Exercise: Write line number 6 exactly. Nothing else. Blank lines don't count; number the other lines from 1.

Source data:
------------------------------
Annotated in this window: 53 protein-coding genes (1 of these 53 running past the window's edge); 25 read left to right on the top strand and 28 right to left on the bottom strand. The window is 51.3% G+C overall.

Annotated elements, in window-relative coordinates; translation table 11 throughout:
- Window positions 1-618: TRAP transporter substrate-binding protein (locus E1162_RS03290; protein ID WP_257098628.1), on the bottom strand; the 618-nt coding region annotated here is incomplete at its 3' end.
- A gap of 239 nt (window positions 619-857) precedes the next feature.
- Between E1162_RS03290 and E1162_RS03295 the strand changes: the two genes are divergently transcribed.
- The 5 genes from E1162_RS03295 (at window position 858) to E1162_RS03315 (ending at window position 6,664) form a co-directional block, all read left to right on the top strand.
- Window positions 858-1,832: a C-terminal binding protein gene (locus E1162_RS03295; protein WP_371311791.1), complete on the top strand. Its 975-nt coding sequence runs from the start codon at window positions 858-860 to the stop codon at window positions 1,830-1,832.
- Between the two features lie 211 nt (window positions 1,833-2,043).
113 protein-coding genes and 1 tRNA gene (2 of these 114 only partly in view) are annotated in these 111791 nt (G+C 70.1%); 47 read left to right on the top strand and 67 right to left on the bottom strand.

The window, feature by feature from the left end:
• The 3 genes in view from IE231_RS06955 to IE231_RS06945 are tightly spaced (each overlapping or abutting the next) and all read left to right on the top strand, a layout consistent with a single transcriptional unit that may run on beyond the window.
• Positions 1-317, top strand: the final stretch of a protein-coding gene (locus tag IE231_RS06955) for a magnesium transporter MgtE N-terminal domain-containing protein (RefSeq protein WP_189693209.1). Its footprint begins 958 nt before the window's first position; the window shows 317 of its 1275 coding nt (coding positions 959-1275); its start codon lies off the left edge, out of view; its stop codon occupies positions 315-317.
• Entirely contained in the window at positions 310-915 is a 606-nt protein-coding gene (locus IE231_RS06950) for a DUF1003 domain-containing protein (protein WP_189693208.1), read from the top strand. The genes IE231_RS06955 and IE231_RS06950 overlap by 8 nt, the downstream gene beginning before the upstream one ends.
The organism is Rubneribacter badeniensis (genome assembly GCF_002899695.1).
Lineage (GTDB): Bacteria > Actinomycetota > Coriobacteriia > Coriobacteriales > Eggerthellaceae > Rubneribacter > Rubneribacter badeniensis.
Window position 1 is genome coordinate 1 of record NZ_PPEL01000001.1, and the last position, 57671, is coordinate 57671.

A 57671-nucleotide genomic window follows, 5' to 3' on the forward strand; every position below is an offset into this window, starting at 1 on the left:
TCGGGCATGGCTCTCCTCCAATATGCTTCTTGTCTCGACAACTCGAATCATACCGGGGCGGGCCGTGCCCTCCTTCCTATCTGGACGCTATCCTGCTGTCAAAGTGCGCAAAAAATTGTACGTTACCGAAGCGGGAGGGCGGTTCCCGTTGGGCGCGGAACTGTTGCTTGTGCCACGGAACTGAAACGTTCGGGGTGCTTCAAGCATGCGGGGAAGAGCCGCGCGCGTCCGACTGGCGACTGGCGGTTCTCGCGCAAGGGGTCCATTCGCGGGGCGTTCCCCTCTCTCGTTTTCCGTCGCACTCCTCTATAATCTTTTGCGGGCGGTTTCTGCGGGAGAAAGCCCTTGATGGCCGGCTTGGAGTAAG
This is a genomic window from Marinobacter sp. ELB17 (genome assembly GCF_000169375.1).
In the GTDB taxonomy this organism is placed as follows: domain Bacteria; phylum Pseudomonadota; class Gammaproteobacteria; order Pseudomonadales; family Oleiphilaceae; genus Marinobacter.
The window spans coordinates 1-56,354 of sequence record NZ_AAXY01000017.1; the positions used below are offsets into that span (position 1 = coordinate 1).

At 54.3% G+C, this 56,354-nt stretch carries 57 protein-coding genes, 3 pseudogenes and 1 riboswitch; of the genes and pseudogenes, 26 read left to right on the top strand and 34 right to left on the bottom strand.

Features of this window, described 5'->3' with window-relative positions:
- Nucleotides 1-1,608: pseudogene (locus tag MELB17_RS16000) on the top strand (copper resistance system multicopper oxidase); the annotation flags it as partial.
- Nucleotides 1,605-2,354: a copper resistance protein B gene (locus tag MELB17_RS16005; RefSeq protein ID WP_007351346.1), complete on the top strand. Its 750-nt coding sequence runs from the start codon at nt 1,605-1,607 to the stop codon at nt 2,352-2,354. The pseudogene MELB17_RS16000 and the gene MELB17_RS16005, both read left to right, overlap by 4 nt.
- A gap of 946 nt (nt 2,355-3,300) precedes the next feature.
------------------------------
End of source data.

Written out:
- The 5 genes from E1162_RS03295 (at window position 858) to E1162_RS03315 (ending at window position 6,664) form a co-directional block, all read left to right on the top strand.